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$19 Billion In Unemployment Benefits Paid In Error

Regular consumers of Democrat Party wisdom will recall their assertion that unemployment benefits are the best possible form of “stimulus.”  Here’s top Democrat economist Nancy Pelosi – who at the time was Speaker of the House but remains prominent and powerful as Minority Leader today – waxing poetic about how unemployment produces employment in July 2010:

Let me say that unemployment insurance… is one of the biggest stimuluses (sic) to our economy. Economists will tell you, this money is spent quickly. It injects demand into the economy, and it’s job creating. It creates jobs faster than almost any other initiative you can name.

Whatever you think of this crackpot reasoning, the most important feature of unemployment insurance is that it’s a big pile of money pumped into a welfare program by the federal government.  And you know what that means…

Nearly $19 billion in state unemployment benefits were paid in error during the three years that ended in June, new Labor Department data show.

The amount represents more than 10% of the $180 billion in jobless benefits paid nationwide during the period.  The tally covers state programs, which offer benefits for up to 26 weeks, from July 2008 to June 2011. Layers of federal programs that help provide benefits for up to 99 weeks weren’t included.

That’s from the Wall Street Journal, which notes this data rolled out of the Labor Department even as the Obama Administration “promotes is bid to reduce waste at federal agencies.”

Like all Obama Administration functionaries, Labor Secretary Hilda Solis spends a great deal of her time these days explaining why billions of dollars just up and disappeared.  Here’s how she addressed the missing $19 billion, which is thirty-five times the size of the taxpayer money abused in the Solyndra scandal:

“The Unemployment Insurance system is a unique partnership between the federal government and the states. States bear the responsibility of operating an efficient and effective benefits program, but as partners the federal government must be able to hold them accountable for doing so,” Labor Secretary Hilda Solis said in a release.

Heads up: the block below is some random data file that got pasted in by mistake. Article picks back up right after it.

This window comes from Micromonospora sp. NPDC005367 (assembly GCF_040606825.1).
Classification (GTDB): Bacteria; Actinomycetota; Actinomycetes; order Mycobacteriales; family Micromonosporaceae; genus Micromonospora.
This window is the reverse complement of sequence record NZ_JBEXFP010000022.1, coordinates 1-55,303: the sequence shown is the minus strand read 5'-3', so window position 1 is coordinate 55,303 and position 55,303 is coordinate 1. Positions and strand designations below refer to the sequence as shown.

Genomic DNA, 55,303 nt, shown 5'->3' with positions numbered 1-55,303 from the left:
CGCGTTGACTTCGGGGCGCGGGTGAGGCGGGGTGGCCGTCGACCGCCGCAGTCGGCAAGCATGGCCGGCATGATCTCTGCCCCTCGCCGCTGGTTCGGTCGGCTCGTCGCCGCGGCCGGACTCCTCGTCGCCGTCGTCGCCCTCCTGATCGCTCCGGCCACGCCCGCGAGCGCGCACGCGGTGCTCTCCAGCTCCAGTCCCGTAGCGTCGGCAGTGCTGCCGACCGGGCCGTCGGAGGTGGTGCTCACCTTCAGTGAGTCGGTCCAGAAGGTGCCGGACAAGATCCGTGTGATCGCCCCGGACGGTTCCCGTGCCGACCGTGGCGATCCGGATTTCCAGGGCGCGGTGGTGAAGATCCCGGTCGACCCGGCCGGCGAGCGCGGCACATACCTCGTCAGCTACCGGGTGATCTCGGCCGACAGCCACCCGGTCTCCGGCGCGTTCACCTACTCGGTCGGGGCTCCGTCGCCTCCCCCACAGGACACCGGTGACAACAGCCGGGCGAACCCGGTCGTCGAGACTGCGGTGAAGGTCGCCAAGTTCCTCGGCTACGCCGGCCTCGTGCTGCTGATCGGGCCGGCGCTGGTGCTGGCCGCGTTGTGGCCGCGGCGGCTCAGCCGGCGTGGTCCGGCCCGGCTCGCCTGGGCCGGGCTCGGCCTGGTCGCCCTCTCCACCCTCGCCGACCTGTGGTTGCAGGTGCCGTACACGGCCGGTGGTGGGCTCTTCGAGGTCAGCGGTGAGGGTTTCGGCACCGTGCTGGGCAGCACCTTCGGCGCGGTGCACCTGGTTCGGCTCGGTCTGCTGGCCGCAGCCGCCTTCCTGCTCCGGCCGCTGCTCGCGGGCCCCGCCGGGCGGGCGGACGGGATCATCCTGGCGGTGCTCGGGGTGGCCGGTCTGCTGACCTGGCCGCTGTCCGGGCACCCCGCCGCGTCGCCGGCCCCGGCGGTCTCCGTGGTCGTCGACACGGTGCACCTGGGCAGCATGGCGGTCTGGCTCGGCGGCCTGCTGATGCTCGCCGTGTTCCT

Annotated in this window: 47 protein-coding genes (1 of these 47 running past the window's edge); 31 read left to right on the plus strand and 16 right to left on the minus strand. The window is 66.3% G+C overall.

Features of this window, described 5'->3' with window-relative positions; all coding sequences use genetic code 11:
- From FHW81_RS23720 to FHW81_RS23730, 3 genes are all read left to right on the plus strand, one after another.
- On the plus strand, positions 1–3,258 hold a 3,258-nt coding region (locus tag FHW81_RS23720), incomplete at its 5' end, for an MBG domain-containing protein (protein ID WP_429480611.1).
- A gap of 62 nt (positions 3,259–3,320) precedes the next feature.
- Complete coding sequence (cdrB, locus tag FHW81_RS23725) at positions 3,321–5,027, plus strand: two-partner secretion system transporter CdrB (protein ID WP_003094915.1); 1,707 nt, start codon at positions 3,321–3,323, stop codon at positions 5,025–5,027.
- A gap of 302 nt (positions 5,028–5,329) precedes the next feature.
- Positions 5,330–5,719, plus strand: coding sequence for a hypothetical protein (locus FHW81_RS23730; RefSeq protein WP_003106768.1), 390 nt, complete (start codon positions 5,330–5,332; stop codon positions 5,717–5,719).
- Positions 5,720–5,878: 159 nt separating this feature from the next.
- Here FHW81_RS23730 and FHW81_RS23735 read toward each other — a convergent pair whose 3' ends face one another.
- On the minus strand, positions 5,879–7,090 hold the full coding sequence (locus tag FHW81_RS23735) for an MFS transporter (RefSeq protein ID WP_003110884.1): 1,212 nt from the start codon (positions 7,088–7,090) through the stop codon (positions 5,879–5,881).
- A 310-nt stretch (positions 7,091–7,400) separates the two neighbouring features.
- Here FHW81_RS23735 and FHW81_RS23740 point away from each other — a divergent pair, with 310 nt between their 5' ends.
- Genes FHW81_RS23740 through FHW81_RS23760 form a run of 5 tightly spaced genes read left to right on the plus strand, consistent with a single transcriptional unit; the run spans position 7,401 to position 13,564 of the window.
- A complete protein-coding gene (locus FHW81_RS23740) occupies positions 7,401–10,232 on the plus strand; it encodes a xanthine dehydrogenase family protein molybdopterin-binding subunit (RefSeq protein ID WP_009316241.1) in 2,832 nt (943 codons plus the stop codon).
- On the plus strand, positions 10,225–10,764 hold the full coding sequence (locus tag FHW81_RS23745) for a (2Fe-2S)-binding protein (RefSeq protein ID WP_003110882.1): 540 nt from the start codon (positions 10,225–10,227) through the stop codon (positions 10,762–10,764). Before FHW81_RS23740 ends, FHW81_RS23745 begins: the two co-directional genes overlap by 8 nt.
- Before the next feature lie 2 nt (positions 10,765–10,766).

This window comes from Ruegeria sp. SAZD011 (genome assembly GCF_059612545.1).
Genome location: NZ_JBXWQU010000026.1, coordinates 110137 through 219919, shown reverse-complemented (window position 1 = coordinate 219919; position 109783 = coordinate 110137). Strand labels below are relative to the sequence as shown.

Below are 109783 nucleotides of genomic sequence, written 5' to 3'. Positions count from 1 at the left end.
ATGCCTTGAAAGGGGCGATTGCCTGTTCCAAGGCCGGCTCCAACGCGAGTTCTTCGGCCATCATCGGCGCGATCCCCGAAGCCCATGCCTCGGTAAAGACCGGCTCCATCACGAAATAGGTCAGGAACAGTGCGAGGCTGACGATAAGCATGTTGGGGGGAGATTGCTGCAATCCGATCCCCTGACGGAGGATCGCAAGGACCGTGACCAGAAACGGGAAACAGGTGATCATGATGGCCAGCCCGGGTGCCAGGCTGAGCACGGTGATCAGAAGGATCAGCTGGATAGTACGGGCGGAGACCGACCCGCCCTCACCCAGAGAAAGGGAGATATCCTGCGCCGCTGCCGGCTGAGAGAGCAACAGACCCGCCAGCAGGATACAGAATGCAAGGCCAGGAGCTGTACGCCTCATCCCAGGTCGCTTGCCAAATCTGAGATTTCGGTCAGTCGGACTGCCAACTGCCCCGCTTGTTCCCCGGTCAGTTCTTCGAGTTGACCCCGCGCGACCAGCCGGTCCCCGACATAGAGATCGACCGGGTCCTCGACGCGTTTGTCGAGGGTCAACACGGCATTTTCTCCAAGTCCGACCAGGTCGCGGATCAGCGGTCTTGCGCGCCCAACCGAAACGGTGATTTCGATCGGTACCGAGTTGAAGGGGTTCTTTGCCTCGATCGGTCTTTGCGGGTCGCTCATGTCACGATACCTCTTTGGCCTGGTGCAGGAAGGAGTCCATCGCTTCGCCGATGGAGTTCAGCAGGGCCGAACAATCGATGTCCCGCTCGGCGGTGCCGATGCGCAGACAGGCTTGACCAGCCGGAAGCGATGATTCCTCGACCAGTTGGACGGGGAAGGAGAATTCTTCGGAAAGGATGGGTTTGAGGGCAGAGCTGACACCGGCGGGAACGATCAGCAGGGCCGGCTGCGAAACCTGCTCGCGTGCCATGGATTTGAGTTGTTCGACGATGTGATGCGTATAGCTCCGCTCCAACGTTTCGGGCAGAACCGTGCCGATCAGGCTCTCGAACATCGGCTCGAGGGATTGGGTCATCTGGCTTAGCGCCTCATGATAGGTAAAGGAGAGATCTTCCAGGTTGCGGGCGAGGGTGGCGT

[…] The Labor Department noted, “it may be misleading to compare one state’s payment accuracy rates with another state’s rates… States with stringent or complex provisions tend to have higher improper payment rates than those with simpler, more straightforward provisions.”

So we all send billions of dollars to Washington (or, depending on whether you count unemployment insurance as part of our titanic deficit, Washington appropriates the money from children who can’t vote yet.)  This money is then parceled out to the states, which have a variety of methods for determining the eligibility of unemployment recipients.  The states that set more difficult standards have more errors… and, judging by the testimony of Indiana Workforce Development Commissioner Mark Everson, they still pay out benefits even if the difficult standards are not fully met:

Mr. Everson pointed out that in Indiana, benefit recipients are required to list three work searches. If a recipient fills out only two of the three searches correctly, there are cases when the recipient can still receive benefits. But that counts as an error.

(Emphasis mine.)  So, the Obama Administration’s response to losing $19 billion, as people who fail to meet complex standards nevertheless collect benefits, is to applaud the states that have simpler rules, because they can shovel out money with fewer of those pesky “errors” cropping up in the paperwork.

And Obama’s phony “jobs bill” wants to plow even more money into this system, even as the President and his economic wizards scratch their heads and wonder why paying huge unemployment benefits has failed to promote job creation!  But don’t worry, in between testifying before congressional investigators, Obama’s people will work hard to crack down on waste, fraud, and abuse.

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Written By

John Hayward began his blogging career as a guest writer at Hot Air under the pen name "Doctor Zero," producing a collection of essays entitled Doctor Zero: Year One. He is a great admirer of free-market thinkers such as Arthur Laffer, Milton Friedman, and Thomas Sowell. He writes both political and cultural commentary, including book and movie reviews. An avid fan of horror and fantasy fiction, he has produced an e-book collection of short horror stories entitled Persistent Dread. John is a former staff writer for Human Events. He is a regular guest on the Rusty Humphries radio show, and has appeared on numerous other local and national radio programs, including G. Gordon Liddy, BattleLine, and Dennis Miller.

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